China's Belt and Road Initiative could help Russia's aspirations for the Eurasian Economic Union (EAEU) in deepening bilateral cooperation and facilitate growth, said experts at a seminar during the second China-Russia Exposition.
"In its vision of the Belt and Road initiative, China mentioned the concept of win-win cooperation many times, indicating China's willingness to share the economic interests brought about by cooperation with all participating nations," said T. H. Iudina, an economics professor of the Lomonosov Moscow State University, at a top think-tank seminar during the second China-Russia Exposition in Harbin, capital of northeast China's Heilongjiang Province.
The Belt and Road Initiative refers to the Silk Road Economic Belt and 21st-Century Maritime Silk Road, proposed by Chinese President Xi Jinping in 2013 to connect Asian, European and African countries more closely and promote cooperation.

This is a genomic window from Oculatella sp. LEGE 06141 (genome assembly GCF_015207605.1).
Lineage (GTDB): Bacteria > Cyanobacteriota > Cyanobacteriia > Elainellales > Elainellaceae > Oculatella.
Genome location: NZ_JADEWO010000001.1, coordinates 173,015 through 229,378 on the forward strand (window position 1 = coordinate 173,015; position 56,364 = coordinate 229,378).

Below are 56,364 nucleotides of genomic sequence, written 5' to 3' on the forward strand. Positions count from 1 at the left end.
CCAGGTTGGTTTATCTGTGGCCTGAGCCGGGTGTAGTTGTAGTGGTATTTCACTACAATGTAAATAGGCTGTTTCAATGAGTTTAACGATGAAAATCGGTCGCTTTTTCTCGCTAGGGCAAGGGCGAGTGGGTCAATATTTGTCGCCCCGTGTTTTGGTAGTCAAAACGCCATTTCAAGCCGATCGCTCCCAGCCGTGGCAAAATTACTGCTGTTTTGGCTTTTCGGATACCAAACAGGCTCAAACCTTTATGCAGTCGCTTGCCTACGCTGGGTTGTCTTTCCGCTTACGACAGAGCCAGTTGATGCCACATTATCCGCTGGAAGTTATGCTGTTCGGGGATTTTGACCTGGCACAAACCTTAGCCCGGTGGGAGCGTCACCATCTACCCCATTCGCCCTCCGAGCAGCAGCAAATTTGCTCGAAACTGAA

The EAEU is Russia's plan to develop its far eastern region, and it needs China's participation, said B. Larin, a chief expert with the Far East Russian Academy of Science. The integration of the two nations' strategies will promote infrastructure connections and guarantee a safe development environment for the border areas, Larin said. China remained Russia's largest trade partner for a fifth year in 2014, while Russia is China's ninth-largest trade partner.
Bilateral trade rose 6.8 percent from the previous year to a record high of 95.28 billion U.S. dollars in 2014. Twenty years ago, it was less than 7 billion U.S. dollars. The China Harbin International Economic and Trade Fair started in 1990, and the China-Russia Exposition was upgraded last year to focus on bilateral cooperation between China and Russia.